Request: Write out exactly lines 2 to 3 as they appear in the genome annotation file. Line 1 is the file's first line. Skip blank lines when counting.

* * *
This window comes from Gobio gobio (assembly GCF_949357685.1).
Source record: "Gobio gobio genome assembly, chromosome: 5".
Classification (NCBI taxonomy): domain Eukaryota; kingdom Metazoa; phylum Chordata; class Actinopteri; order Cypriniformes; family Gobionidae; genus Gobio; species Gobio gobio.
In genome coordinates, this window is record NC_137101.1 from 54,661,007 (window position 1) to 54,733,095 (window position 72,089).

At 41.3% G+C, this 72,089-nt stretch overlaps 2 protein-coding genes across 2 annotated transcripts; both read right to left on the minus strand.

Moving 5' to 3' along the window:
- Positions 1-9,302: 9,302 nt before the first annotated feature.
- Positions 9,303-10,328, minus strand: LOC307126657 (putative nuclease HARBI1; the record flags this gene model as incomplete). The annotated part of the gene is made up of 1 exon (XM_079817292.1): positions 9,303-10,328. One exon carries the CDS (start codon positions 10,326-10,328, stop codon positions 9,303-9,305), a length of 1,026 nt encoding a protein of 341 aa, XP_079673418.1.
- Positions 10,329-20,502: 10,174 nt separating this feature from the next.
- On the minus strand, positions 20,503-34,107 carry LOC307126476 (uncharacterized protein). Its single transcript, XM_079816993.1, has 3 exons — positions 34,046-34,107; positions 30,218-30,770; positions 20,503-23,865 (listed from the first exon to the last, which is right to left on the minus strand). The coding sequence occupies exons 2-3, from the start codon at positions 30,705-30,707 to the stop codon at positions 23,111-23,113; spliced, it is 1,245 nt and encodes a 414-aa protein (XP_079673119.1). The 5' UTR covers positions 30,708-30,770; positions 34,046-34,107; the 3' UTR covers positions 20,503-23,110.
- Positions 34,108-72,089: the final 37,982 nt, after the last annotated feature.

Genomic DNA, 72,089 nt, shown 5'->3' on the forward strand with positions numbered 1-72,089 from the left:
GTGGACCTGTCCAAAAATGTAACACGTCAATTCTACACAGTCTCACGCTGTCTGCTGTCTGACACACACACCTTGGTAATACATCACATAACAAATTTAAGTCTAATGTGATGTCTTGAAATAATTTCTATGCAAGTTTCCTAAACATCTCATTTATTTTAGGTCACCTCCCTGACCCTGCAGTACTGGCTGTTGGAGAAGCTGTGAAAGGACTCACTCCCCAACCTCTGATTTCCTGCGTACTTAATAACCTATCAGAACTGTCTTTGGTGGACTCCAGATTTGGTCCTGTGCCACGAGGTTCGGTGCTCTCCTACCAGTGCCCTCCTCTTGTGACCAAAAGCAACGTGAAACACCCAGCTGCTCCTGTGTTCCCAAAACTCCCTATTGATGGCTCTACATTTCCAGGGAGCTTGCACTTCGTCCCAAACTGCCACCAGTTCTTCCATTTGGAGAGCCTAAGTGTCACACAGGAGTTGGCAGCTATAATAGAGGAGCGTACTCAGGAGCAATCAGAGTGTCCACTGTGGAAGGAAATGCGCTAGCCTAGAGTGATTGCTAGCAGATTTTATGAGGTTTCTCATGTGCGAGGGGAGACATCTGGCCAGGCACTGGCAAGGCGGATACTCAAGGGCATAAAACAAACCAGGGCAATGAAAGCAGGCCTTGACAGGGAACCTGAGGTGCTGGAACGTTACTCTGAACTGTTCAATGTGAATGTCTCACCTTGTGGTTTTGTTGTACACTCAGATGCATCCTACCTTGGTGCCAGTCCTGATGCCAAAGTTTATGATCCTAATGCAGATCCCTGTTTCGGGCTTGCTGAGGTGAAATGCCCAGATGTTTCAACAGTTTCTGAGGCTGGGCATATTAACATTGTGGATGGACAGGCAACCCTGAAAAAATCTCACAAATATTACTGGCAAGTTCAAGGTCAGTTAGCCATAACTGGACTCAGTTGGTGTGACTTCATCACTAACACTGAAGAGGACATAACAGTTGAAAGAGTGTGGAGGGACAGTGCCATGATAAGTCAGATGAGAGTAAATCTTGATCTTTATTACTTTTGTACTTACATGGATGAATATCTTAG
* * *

Source record: "Gobio gobio genome assembly, chromosome: 5".
Classification (NCBI taxonomy): domain Eukaryota; kingdom Metazoa; phylum Chordata; class Actinopteri; order Cypriniformes; family Gobionidae; genus Gobio; species Gobio gobio.